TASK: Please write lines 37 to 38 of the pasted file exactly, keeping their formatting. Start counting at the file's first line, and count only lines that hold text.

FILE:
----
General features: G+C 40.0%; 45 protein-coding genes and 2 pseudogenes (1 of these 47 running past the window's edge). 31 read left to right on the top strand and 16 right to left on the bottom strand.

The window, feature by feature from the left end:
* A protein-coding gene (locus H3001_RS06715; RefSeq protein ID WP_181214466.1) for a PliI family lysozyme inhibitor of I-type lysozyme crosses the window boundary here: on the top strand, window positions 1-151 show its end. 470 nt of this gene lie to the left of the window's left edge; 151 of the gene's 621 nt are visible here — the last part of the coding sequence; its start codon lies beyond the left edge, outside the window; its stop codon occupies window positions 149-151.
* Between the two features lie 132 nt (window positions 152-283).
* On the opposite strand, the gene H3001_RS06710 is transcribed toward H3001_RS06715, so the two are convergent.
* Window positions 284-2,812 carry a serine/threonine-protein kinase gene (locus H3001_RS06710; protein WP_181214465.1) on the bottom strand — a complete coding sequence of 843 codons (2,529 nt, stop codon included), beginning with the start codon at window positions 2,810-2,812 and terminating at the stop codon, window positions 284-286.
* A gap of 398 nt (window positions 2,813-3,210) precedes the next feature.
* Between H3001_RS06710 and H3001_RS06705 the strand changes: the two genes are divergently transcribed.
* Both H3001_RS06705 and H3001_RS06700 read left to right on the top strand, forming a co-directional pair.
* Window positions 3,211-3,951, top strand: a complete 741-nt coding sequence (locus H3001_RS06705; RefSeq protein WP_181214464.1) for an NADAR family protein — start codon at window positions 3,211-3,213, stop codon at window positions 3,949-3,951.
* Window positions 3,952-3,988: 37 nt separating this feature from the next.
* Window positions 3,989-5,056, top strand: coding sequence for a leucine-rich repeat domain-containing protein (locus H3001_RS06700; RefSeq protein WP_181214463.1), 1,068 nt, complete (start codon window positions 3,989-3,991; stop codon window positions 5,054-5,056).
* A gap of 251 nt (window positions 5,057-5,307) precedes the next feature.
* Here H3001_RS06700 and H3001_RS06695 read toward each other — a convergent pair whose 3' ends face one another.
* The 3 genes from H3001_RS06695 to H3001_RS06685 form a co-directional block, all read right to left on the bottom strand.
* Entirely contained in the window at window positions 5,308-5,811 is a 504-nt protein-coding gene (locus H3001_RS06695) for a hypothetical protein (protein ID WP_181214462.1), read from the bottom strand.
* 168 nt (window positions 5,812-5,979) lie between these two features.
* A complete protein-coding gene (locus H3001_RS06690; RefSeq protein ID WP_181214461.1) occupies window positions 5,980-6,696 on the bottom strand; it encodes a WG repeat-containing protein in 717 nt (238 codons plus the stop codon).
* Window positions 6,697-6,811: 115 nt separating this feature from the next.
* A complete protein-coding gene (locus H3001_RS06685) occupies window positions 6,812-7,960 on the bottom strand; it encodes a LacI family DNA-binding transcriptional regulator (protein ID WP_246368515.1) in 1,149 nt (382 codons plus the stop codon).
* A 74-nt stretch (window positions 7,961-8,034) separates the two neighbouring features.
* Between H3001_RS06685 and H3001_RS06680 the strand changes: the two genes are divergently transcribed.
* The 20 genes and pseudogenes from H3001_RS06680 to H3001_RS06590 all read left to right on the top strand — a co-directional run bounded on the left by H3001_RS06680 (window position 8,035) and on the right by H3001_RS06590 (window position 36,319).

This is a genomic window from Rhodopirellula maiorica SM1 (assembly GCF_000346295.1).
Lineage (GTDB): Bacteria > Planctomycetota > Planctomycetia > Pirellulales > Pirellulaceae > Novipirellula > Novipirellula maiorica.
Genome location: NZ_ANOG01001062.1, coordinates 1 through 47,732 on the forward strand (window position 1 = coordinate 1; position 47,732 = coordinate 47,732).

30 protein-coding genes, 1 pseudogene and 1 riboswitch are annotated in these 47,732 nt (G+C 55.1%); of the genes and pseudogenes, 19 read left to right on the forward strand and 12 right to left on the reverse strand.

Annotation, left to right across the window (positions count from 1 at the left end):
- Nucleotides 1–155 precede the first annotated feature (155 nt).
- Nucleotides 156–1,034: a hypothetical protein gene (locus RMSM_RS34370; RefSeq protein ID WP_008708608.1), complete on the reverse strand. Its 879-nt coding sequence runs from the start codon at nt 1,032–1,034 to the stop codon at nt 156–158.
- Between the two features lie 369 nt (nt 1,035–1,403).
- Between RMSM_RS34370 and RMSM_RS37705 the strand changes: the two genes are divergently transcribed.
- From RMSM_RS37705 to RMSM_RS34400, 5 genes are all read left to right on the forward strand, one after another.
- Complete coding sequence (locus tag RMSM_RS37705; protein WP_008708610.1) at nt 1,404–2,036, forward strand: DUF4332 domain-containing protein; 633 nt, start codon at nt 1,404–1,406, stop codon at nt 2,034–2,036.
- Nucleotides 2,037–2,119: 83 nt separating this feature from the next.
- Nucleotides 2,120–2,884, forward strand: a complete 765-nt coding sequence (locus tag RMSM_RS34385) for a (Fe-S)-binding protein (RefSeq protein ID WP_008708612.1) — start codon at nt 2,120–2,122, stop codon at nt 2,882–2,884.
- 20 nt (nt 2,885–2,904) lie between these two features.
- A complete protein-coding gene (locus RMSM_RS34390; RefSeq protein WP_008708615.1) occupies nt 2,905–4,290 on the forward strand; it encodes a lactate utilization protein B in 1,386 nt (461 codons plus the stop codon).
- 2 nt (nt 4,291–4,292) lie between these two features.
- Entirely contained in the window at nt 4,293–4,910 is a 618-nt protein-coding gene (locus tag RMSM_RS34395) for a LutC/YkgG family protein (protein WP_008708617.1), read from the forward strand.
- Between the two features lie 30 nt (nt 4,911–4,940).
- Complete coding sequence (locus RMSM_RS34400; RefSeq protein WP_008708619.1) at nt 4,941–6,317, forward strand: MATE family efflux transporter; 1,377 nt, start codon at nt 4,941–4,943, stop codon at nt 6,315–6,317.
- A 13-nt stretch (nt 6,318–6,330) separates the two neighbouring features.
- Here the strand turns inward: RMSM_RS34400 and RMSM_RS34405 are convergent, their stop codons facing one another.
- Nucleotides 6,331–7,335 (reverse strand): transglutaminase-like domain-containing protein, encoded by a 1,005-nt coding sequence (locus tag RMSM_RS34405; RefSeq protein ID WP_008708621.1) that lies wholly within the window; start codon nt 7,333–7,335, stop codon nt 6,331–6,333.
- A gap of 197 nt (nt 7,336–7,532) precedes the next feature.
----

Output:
- 20 nt (nt 2,885–2,904) lie between these two features.
- A complete protein-coding gene (locus RMSM_RS34390; RefSeq protein WP_008708615.1) occupies nt 2,905–4,290 on the forward strand; it encodes a lactate utilization protein B in 1,386 nt (461 codons plus the stop codon).